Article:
Rare tooth of human ancestor found in France
Adult's lower front tooth represents some of the oldest human remains ever found in Europe
Two archeology students volunteering at a dig site in France have uncovered a rare find — a 550,000-year-old tooth from an ancestor of modern humans.
That's so old that very few hominin fossils exist in Europe from that period of time, according to the Tautavel Museum of Prehistory, which announced the discovery. That also makes the tooth the oldest hominin remains ever found in France by about 100,000 years.
"Obviously, it's a shock — a beautiful encounter through time," anthropologist Amélie Vialet, who led the excavation, told the radio station France Bleu.
Students Camille Jacquey and Valentin Loescher found the lower front tooth of an adult last Thursday at the Caune de l'Arago cave near Tautavel in southwestern France. There were no other hominin bones with it.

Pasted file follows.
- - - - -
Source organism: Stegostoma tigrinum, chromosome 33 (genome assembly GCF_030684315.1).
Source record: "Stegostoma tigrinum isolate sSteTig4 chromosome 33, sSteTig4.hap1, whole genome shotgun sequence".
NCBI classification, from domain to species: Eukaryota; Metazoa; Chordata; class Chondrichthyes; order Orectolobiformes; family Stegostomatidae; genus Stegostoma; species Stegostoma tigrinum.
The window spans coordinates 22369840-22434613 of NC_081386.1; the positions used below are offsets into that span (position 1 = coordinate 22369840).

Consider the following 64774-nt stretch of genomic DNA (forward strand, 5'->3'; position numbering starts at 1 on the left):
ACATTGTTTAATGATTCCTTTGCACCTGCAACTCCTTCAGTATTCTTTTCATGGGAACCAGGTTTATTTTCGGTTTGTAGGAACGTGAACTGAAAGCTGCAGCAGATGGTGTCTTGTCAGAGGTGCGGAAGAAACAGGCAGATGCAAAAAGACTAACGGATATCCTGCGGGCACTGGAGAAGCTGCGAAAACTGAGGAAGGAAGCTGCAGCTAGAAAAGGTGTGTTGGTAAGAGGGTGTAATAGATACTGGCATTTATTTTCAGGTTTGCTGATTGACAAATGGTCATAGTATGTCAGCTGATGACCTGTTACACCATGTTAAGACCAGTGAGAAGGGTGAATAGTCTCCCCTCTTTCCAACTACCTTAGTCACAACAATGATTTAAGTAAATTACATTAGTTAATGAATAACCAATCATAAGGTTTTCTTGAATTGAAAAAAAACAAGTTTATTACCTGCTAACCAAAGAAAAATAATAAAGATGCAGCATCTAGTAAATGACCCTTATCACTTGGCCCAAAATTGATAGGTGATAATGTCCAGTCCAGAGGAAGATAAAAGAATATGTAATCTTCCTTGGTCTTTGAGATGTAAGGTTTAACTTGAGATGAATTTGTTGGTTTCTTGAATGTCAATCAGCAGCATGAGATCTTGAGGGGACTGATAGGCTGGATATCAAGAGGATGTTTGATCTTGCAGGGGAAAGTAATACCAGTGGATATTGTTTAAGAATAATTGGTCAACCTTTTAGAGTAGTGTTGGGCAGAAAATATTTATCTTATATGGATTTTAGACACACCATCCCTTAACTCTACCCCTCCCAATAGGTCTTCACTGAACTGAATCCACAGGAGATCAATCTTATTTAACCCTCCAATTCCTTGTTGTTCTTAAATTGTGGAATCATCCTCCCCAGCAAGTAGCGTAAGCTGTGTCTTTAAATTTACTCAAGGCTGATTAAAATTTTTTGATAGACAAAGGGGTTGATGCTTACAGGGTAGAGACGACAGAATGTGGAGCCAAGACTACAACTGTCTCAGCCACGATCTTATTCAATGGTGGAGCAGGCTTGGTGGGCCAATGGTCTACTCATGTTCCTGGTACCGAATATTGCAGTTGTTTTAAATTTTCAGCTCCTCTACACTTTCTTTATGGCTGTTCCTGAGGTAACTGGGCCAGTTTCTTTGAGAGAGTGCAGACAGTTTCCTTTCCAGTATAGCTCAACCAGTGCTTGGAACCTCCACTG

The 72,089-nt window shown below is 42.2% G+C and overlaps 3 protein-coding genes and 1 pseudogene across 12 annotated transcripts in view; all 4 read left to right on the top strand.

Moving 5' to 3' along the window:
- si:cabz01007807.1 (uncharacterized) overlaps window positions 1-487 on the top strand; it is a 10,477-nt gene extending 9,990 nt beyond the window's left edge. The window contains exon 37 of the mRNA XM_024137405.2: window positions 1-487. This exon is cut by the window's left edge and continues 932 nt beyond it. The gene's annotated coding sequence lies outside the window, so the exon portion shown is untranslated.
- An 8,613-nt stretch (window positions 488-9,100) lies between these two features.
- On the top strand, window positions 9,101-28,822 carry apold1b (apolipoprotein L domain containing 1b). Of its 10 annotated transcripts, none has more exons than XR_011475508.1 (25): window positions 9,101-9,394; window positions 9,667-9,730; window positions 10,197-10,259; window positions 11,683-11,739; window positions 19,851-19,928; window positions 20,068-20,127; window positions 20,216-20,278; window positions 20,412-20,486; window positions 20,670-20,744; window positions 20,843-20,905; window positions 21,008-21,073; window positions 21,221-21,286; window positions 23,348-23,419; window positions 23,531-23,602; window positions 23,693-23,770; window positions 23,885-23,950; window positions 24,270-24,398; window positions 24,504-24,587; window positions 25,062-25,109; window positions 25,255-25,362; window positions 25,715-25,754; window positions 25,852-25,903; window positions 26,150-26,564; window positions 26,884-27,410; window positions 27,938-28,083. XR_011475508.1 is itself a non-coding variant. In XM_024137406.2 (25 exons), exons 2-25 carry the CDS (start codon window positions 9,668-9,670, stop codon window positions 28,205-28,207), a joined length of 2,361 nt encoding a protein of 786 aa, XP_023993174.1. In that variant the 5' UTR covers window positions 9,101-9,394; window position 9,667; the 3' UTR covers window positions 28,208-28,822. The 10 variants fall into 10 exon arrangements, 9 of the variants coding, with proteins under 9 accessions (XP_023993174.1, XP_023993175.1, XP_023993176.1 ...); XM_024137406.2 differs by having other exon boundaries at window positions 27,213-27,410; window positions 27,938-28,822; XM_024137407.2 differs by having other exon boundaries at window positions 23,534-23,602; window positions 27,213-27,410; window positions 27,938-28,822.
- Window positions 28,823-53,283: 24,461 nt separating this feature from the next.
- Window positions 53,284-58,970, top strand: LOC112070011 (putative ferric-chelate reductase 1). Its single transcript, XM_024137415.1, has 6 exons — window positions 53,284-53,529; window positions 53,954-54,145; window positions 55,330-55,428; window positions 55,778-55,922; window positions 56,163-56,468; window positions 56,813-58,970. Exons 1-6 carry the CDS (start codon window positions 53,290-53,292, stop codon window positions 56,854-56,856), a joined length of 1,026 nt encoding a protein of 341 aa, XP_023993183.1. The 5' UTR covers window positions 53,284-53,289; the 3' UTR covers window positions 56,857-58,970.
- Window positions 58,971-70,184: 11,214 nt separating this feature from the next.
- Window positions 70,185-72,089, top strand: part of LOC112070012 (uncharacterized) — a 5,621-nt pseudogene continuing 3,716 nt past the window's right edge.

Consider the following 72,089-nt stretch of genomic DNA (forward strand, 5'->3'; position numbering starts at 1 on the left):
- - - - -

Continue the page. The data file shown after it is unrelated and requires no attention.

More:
Yves Coppen, a paleoanthropologist at the Collège de France in Paris, told the radio station France Info that human ancestors are estimated to have used the cave for about 700,000 years.
Actual human remains, including the famous 450,000 year-old Homo erectus skeleton known as the Tautavel Man, have largely been found in less ancient deposits than the ones where the tooth was found.
The tooth was found at a level in the cave corresponding to about 560,000 years ago, a cold, dry, windy period, the museum said. Other artifacts found in the cave from that time include the remains of the occupants' meals, including the bones of horses, reindeer, bison, rhinoceros and sheep and stone tools.
The first modern humans arrived in Europe around 50,000 years ago.